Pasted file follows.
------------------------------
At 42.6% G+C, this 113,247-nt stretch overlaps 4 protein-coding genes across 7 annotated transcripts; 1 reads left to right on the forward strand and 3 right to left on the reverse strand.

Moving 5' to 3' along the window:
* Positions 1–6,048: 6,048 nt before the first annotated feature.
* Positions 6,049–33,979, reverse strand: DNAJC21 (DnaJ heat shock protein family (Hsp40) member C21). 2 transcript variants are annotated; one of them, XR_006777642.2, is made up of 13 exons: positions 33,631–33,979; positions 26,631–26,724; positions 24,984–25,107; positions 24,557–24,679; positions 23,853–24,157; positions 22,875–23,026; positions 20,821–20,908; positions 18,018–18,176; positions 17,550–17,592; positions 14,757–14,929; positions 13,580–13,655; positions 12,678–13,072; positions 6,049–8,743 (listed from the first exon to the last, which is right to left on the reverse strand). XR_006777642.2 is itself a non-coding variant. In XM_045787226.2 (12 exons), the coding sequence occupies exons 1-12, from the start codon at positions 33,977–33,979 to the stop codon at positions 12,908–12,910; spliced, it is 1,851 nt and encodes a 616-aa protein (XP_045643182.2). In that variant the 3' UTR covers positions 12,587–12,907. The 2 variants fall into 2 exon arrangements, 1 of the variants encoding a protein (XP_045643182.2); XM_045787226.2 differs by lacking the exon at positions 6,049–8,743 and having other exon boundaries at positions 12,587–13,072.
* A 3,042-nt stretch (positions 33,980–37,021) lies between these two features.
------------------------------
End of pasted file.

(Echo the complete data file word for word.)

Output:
At 42.6% G+C, this 113,247-nt stretch overlaps 4 protein-coding genes across 7 annotated transcripts; 1 reads left to right on the forward strand and 3 right to left on the reverse strand.

Moving 5' to 3' along the window:
* Positions 1–6,048: 6,048 nt before the first annotated feature.
* Positions 6,049–33,979, reverse strand: DNAJC21 (DnaJ heat shock protein family (Hsp40) member C21). 2 transcript variants are annotated; one of them, XR_006777642.2, is made up of 13 exons: positions 33,631–33,979; positions 26,631–26,724; positions 24,984–25,107; positions 24,557–24,679; positions 23,853–24,157; positions 22,875–23,026; positions 20,821–20,908; positions 18,018–18,176; positions 17,550–17,592; positions 14,757–14,929; positions 13,580–13,655; positions 12,678–13,072; positions 6,049–8,743 (listed from the first exon to the last, which is right to left on the reverse strand). XR_006777642.2 is itself a non-coding variant. In XM_045787226.2 (12 exons), the coding sequence occupies exons 1-12, from the start codon at positions 33,977–33,979 to the stop codon at positions 12,908–12,910; spliced, it is 1,851 nt and encodes a 616-aa protein (XP_045643182.2). In that variant the 3' UTR covers positions 12,587–12,907. The 2 variants fall into 2 exon arrangements, 1 of the variants encoding a protein (XP_045643182.2); XM_045787226.2 differs by lacking the exon at positions 6,049–8,743 and having other exon boundaries at positions 12,587–13,072.
* A 3,042-nt stretch (positions 33,980–37,021) lies between these two features.